$150 Billion for a Beer? Funding Oppression in Zimbabwe
To fund his gangster regime, Marxist Robert Mugabe‘s government may be breaking all known records for hyperinflation. Recently “elected” President of Zimbabwe through a campaign of bombings, murders, rapes, torture and repression to destroy his political opposition, Mugabe has financed his regime of terror and oppression by wildly printing new money to fund the police, military and intelligence branches.
While at Independence in 1980 the Zimbabwe dollar was worth $1.25 (U.S.), as the Los Angeles Times reports, rampant inflation has resulted as Fidelity Printers & Refiners, the state-owned company, “tirelessly churns out bank notes for the Robert Mugabe government”:
As hyperinflation spiraled last year, Fidelity printed million-dollar notes, then 5 million, 10 million, 25 million, 50 million. This year, it has been forced to print 100 million, 250 million and 500 million notes in rapid succession, all now practically worthless. The highest denomination is now 50 billion Zimbabwean dollars (worth 1 U.S. dollar on the street). . . .
Before the crunch, a beer at a bar in Harare, the capital, cost 15 billion Zimbabwean dollars. At 5 p.m. July 4, it cost 100 billion ($4 at the time) in the same bar.
An hour later, the price had gone up to 150 billion ($6).
But now, Mugabe’s government is facing a massive cash crisis
. . . after a German company stopped supplying bank note paper because of concerns over Zimbabwe’s recent violent presidential election, widely seen as fraudulent by international observers.
The printing operation drastically slowed. Two-thirds of the 1,000-strong workforce was ordered to take a leave, and two of the three money-printing shifts were canceled.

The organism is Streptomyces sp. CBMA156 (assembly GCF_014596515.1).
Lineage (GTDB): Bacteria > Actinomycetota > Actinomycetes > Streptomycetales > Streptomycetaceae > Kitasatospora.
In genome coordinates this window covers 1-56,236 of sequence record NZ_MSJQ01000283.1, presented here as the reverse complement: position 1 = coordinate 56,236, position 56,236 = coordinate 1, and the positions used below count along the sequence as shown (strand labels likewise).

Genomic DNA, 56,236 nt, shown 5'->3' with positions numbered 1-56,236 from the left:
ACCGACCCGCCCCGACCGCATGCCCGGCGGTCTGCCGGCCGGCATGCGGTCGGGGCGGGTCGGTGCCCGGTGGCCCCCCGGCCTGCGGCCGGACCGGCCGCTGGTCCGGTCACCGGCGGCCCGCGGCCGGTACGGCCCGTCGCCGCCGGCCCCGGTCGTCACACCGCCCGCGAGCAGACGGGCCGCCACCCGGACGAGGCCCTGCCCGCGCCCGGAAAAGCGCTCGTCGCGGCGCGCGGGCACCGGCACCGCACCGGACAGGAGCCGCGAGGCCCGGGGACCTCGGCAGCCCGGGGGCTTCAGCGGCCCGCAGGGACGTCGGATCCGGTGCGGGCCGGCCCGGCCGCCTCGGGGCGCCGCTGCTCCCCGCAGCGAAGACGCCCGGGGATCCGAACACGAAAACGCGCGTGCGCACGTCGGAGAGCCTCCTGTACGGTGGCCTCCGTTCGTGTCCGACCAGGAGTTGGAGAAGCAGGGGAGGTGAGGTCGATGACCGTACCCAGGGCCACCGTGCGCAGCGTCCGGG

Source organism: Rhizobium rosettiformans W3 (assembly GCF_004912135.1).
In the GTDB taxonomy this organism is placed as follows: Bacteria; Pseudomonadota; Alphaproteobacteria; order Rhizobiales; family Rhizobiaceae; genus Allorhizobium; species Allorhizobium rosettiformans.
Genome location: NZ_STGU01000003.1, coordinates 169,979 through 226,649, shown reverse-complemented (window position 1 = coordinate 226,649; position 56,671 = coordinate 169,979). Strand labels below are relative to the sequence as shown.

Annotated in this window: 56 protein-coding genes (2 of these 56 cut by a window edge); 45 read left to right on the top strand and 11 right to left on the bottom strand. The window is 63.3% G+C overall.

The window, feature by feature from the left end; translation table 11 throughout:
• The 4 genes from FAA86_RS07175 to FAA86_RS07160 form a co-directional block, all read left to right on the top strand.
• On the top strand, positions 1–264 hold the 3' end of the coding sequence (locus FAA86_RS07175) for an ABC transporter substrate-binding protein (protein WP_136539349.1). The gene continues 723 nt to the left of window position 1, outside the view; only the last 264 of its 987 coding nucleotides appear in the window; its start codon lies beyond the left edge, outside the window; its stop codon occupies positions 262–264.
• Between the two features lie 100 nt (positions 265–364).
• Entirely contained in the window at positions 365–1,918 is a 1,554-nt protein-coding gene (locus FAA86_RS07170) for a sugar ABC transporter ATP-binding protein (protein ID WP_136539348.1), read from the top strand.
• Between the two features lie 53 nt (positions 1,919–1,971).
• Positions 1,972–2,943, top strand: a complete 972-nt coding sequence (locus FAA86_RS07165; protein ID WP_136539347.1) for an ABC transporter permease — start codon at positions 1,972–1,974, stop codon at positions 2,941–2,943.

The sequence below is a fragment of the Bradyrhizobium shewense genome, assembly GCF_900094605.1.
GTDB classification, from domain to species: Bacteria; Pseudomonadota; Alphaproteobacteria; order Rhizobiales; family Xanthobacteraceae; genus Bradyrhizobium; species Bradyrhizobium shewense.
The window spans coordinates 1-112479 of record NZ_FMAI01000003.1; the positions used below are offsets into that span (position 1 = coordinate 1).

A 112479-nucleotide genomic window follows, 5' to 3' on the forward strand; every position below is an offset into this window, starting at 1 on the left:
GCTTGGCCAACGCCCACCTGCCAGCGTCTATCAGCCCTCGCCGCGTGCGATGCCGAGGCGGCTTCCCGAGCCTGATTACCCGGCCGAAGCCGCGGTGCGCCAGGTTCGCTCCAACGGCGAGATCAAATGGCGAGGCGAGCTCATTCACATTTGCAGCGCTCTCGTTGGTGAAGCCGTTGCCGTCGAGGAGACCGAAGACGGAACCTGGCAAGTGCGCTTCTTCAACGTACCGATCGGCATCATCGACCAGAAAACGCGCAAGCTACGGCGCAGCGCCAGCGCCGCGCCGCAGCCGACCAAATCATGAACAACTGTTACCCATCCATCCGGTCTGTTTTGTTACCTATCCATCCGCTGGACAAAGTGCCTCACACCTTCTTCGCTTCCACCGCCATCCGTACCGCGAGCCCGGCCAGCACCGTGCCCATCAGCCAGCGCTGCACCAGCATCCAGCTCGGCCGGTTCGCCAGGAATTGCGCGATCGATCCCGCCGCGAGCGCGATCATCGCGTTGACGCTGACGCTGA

The result on the street was an immediate cash crunch.
But that is not all:
“If you think this currency shortage is bad, wait two weeks. By then, it will be a disaster,” said a senior Fidelity staffer, who spoke on condition of anonymity because he would face dismissal and possible violence for talking to a Western journalist. The paper will run out in two weeks, he said.
In the modern world, most governments have long adopted policies of monetary monopoly, and the current Zimbabwean monetary disaster is reminiscent of the government-created hyperflations in Germany (1923), China (1948-49), Argentina (1979-83), Brazil (1986-94), Greece (1944), Hungary (1945-46), Bosnia-Herzegovina (1993), Nicaragua (1987-90), Angola (1991-95), Peru (1984-90), etc. As with Zimbabwe, such financial disasters are generally associated with wars (or their aftermath) and political or social upheavals that are ruinous to the citizenry.
With such a track record, why should people be forced to accept monetary monopoly that is inflating at all, and certainly one that becomes more worthless with each passing hour? And with the dollar the world’s reserve currency, what kind of inflationary pressures are the Federal Reserve’s responses to the enormity of U.S. government debt and the insolvency of banks today in the U.S. leading us into? In addition, if a massive shortage of monopoly currency suddenly occurs, as in Zimbabwe, then what?
Our book edited by Kevin Dowd and Richard Timberlake, Money and the Nation State, reveals the folly of government monetary monopolies and provides proven market-based solutions. And the economist George Selgin now provides additional insight in our new book, Good Money, which documents how since government currency is always improperly supplied, the freely competitive, private provision of currency is a must.